The elements are all there – action, suspense, quick-paced back and forth between frenemies. But it all just falls flat because it isn’t clever enough to keep up with itself, or do more than just wave an unconvincing hand to distract you from the bits that don’t make sense. Why send Alisha in alone if they suspected danger? Why have Daisy and Mack round the corner as back up if – as they lamely say amongst themselves – they didn’t? Why bother trying to secure the evidence before the ‘real authorities’ turn up if Coulson is then going to lead ATCU right in without even telling the rest of the team? And where on earth did Alisha suddenly pop up from in the first place?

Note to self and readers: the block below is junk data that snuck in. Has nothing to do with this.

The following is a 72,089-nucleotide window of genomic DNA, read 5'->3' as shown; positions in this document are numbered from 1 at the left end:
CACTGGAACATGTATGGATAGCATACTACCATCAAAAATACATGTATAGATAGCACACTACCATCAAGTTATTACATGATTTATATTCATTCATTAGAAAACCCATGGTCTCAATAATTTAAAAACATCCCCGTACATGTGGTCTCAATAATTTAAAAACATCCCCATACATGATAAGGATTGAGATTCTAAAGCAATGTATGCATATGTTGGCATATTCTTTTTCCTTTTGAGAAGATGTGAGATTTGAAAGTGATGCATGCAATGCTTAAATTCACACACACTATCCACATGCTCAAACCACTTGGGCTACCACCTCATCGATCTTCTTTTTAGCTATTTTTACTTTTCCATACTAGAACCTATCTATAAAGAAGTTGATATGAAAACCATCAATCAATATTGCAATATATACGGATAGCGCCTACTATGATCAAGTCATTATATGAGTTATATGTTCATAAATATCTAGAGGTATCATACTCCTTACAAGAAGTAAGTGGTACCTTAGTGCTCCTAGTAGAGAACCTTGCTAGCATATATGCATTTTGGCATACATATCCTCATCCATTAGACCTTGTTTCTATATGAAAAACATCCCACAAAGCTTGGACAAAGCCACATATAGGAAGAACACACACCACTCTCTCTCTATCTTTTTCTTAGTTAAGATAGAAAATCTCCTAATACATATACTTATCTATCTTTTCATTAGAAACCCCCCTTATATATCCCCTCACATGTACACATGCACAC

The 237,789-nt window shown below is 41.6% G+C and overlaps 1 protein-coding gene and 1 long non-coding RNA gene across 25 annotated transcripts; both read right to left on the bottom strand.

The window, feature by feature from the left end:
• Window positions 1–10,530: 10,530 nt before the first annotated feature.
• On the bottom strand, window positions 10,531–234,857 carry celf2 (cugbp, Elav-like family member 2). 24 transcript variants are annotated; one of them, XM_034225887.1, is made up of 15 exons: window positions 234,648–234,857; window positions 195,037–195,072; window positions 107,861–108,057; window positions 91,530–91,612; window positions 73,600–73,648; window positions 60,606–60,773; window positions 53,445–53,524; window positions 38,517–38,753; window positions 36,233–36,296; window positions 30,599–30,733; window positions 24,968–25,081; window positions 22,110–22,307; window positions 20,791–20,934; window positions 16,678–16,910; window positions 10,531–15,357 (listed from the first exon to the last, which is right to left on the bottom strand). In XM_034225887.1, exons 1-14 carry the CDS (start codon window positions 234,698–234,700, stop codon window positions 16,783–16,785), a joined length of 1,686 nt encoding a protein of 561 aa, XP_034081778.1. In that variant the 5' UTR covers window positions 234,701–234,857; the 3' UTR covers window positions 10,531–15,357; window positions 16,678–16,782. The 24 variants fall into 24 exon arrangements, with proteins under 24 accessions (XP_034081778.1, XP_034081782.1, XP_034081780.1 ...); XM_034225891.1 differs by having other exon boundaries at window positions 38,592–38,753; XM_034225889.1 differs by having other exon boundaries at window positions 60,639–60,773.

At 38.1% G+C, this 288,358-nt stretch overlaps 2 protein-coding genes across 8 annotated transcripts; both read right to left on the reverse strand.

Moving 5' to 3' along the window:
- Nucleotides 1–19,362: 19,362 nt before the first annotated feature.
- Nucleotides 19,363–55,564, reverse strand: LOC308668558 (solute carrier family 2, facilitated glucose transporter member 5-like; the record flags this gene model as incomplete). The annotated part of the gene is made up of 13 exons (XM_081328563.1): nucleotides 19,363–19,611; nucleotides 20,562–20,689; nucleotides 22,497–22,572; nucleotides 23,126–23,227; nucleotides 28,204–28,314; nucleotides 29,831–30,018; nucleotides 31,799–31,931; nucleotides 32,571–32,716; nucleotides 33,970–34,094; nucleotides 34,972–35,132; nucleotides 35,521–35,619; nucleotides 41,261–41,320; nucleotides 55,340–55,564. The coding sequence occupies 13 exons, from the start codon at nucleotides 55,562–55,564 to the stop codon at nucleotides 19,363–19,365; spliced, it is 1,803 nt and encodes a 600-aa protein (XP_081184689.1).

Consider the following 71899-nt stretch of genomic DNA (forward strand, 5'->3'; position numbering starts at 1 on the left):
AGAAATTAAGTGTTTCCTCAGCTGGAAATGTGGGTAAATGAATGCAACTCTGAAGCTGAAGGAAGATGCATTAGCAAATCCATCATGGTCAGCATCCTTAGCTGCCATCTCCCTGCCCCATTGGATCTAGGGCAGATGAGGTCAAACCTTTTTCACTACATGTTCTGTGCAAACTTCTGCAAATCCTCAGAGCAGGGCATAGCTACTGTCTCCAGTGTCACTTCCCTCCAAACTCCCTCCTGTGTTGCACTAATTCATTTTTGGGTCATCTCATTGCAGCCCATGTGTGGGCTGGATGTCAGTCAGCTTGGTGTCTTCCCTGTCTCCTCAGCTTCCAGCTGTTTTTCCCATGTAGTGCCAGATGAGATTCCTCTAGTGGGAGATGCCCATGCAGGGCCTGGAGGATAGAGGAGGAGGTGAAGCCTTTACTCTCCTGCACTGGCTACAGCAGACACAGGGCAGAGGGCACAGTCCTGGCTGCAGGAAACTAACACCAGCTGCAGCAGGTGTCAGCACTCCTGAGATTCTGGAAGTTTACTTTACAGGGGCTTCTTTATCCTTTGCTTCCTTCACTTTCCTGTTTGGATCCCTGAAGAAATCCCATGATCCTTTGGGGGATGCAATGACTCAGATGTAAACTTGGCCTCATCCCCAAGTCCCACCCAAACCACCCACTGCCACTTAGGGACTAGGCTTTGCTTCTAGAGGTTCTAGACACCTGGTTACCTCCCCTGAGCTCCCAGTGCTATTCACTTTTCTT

More questions than answers is unfortunately the template for the rest of the episode. We learn, through tracking down the originator of the mysterious email – an inhuman called Dwight Frye with the ‘power’ of…coming out in hives and a migraine when he’s near another Inhuman (I’m not making this up) that our big dreadlocked nemesis is called ‘Lash’. ATCU take him in with Daisy and Mack accompanying them, only for the truck to get attacked. Lash kills Frye and then wanders off, Daisy being aware enough to see his shadow alter and become smaller and human as he stalks away, leaving us to question exactly who he might ‘really’ be.